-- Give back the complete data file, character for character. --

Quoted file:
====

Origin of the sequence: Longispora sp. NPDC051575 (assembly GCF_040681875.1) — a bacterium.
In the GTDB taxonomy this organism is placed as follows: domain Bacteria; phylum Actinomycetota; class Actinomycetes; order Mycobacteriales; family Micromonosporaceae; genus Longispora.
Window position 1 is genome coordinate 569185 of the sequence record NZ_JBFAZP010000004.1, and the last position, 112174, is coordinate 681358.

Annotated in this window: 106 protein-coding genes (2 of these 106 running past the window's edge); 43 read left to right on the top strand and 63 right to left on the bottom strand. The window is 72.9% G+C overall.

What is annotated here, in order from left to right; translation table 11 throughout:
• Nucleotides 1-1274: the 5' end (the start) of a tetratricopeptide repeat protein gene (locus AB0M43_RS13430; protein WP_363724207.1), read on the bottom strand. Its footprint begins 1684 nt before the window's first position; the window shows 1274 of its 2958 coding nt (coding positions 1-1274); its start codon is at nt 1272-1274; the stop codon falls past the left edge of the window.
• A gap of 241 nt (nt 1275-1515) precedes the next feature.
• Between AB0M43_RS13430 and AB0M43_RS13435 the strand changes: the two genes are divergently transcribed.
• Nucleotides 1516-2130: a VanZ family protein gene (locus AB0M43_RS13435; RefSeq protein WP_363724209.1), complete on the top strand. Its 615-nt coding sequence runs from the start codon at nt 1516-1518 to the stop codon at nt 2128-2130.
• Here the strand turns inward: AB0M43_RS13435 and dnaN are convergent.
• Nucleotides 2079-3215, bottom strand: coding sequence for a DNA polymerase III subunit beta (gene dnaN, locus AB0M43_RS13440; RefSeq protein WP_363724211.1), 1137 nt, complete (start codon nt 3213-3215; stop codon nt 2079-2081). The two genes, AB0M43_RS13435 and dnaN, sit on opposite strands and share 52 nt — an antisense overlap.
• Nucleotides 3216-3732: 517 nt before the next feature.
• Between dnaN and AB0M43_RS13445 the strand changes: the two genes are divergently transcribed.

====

Origin of the sequence: Longispora sp. NPDC051575 (assembly GCF_040681875.1) — a bacterium.
In the GTDB taxonomy this organism is placed as follows: domain Bacteria; phylum Actinomycetota; class Actinomycetes; order Mycobacteriales; family Micromonosporaceae; genus Longispora.
Window position 1 is genome coordinate 569185 of the sequence record NZ_JBFAZP010000004.1, and the last position, 112174, is coordinate 681358.

Annotated in this window: 106 protein-coding genes (2 of these 106 running past the window's edge); 43 read left to right on the top strand and 63 right to left on the bottom strand. The window is 72.9% G+C overall.

What is annotated here, in order from left to right; translation table 11 throughout:
• Nucleotides 1-1274: the 5' end (the start) of a tetratricopeptide repeat protein gene (locus AB0M43_RS13430; protein WP_363724207.1), read on the bottom strand. Its footprint begins 1684 nt before the window's first position; the window shows 1274 of its 2958 coding nt (coding positions 1-1274); its start codon is at nt 1272-1274; the stop codon falls past the left edge of the window.
• A gap of 241 nt (nt 1275-1515) precedes the next feature.
• Between AB0M43_RS13430 and AB0M43_RS13435 the strand changes: the two genes are divergently transcribed.
• Nucleotides 1516-2130: a VanZ family protein gene (locus AB0M43_RS13435; RefSeq protein WP_363724209.1), complete on the top strand. Its 615-nt coding sequence runs from the start codon at nt 1516-1518 to the stop codon at nt 2128-2130.
• Here the strand turns inward: AB0M43_RS13435 and dnaN are convergent.
• Nucleotides 2079-3215, bottom strand: coding sequence for a DNA polymerase III subunit beta (gene dnaN, locus AB0M43_RS13440; RefSeq protein WP_363724211.1), 1137 nt, complete (start codon nt 3213-3215; stop codon nt 2079-2081). The two genes, AB0M43_RS13435 and dnaN, sit on opposite strands and share 52 nt — an antisense overlap.
• Nucleotides 3216-3732: 517 nt before the next feature.
• Between dnaN and AB0M43_RS13445 the strand changes: the two genes are divergently transcribed.